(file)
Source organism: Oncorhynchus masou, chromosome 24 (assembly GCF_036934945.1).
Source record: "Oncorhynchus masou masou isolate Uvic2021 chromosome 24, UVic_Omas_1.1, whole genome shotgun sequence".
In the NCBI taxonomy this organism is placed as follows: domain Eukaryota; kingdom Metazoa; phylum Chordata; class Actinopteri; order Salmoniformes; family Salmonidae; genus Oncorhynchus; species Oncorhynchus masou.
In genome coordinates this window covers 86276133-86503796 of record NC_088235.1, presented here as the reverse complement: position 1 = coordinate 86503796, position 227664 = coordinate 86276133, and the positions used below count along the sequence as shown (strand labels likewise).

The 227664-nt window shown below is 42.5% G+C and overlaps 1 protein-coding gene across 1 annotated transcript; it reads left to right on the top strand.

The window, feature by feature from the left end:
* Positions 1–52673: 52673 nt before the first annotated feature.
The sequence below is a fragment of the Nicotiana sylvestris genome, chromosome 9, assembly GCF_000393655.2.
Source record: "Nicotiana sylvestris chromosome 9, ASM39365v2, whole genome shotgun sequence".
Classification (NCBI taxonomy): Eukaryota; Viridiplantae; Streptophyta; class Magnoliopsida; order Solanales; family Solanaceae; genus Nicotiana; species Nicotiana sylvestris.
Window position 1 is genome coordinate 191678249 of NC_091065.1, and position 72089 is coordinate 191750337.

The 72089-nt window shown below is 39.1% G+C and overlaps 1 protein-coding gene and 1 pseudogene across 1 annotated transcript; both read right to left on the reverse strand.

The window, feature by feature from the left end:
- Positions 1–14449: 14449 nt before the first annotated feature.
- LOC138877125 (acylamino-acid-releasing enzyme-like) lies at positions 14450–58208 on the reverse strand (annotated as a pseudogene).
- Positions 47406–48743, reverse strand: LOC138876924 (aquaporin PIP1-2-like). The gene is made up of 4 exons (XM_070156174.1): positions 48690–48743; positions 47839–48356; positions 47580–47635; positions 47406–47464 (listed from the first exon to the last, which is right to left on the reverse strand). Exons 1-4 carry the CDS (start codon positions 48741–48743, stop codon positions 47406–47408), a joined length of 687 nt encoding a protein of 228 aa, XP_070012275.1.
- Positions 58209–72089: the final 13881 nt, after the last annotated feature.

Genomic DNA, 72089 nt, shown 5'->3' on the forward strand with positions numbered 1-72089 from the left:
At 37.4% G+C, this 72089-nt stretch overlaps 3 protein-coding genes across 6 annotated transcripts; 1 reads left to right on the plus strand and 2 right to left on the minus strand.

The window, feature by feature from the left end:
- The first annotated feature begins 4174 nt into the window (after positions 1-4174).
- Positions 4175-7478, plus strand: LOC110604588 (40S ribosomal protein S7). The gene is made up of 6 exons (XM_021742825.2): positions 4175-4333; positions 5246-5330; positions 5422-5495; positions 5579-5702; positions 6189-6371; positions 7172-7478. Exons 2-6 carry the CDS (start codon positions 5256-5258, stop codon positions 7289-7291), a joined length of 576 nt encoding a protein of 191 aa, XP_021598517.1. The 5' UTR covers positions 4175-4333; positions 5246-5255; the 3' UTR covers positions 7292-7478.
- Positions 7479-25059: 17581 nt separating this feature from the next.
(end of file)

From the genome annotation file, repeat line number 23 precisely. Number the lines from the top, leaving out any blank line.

- Positions 7479-25059: 17581 nt separating this feature from the next.